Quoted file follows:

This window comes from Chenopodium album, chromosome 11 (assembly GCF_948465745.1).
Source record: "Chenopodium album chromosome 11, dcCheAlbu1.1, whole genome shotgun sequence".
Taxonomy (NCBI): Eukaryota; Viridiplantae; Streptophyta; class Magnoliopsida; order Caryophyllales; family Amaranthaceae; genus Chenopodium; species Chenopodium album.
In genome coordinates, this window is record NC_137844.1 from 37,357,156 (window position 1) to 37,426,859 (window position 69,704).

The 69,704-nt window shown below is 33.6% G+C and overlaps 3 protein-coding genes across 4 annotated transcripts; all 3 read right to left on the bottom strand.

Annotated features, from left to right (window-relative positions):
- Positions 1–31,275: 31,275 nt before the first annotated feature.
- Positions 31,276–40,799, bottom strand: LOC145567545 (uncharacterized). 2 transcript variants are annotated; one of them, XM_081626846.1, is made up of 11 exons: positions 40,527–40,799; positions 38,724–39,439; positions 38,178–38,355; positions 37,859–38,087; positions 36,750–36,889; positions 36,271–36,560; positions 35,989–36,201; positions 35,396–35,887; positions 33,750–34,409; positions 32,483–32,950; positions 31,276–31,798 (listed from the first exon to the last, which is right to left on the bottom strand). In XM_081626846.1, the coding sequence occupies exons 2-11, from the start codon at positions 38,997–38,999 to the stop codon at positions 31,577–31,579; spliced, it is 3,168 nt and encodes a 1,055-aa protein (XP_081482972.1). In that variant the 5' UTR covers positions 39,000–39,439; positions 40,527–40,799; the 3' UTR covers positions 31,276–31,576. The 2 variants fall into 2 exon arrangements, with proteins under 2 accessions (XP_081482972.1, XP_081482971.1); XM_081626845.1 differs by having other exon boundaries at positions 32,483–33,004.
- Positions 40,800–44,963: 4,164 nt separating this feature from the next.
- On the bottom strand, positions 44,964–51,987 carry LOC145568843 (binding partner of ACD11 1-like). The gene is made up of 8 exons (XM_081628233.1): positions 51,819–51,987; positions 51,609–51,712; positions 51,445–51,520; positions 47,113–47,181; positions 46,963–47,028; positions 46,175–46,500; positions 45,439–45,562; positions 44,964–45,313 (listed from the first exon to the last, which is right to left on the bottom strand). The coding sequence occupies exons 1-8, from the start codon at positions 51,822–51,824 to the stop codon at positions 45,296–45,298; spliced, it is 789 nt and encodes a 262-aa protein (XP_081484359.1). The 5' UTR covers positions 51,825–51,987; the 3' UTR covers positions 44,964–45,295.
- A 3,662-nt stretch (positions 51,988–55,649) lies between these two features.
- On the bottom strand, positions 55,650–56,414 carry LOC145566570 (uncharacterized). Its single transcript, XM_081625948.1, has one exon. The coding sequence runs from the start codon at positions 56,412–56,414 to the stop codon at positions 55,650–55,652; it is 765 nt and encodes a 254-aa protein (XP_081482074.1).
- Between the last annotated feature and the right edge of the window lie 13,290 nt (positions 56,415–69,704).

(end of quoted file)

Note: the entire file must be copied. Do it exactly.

This window comes from Chenopodium album, chromosome 11 (assembly GCF_948465745.1).
Source record: "Chenopodium album chromosome 11, dcCheAlbu1.1, whole genome shotgun sequence".
Taxonomy (NCBI): Eukaryota; Viridiplantae; Streptophyta; class Magnoliopsida; order Caryophyllales; family Amaranthaceae; genus Chenopodium; species Chenopodium album.
In genome coordinates, this window is record NC_137844.1 from 37,357,156 (window position 1) to 37,426,859 (window position 69,704).

The 69,704-nt window shown below is 33.6% G+C and overlaps 3 protein-coding genes across 4 annotated transcripts; all 3 read right to left on the bottom strand.

Annotated features, from left to right (window-relative positions):
- Positions 1–31,275: 31,275 nt before the first annotated feature.
- Positions 31,276–40,799, bottom strand: LOC145567545 (uncharacterized). 2 transcript variants are annotated; one of them, XM_081626846.1, is made up of 11 exons: positions 40,527–40,799; positions 38,724–39,439; positions 38,178–38,355; positions 37,859–38,087; positions 36,750–36,889; positions 36,271–36,560; positions 35,989–36,201; positions 35,396–35,887; positions 33,750–34,409; positions 32,483–32,950; positions 31,276–31,798 (listed from the first exon to the last, which is right to left on the bottom strand). In XM_081626846.1, the coding sequence occupies exons 2-11, from the start codon at positions 38,997–38,999 to the stop codon at positions 31,577–31,579; spliced, it is 3,168 nt and encodes a 1,055-aa protein (XP_081482972.1). In that variant the 5' UTR covers positions 39,000–39,439; positions 40,527–40,799; the 3' UTR covers positions 31,276–31,576. The 2 variants fall into 2 exon arrangements, with proteins under 2 accessions (XP_081482972.1, XP_081482971.1); XM_081626845.1 differs by having other exon boundaries at positions 32,483–33,004.
- Positions 40,800–44,963: 4,164 nt separating this feature from the next.
- On the bottom strand, positions 44,964–51,987 carry LOC145568843 (binding partner of ACD11 1-like). The gene is made up of 8 exons (XM_081628233.1): positions 51,819–51,987; positions 51,609–51,712; positions 51,445–51,520; positions 47,113–47,181; positions 46,963–47,028; positions 46,175–46,500; positions 45,439–45,562; positions 44,964–45,313 (listed from the first exon to the last, which is right to left on the bottom strand). The coding sequence occupies exons 1-8, from the start codon at positions 51,822–51,824 to the stop codon at positions 45,296–45,298; spliced, it is 789 nt and encodes a 262-aa protein (XP_081484359.1). The 5' UTR covers positions 51,825–51,987; the 3' UTR covers positions 44,964–45,295.
- A 3,662-nt stretch (positions 51,988–55,649) lies between these two features.
- On the bottom strand, positions 55,650–56,414 carry LOC145566570 (uncharacterized). Its single transcript, XM_081625948.1, has one exon. The coding sequence runs from the start codon at positions 56,412–56,414 to the stop codon at positions 55,650–55,652; it is 765 nt and encodes a 254-aa protein (XP_081482074.1).
- Between the last annotated feature and the right edge of the window lie 13,290 nt (positions 56,415–69,704).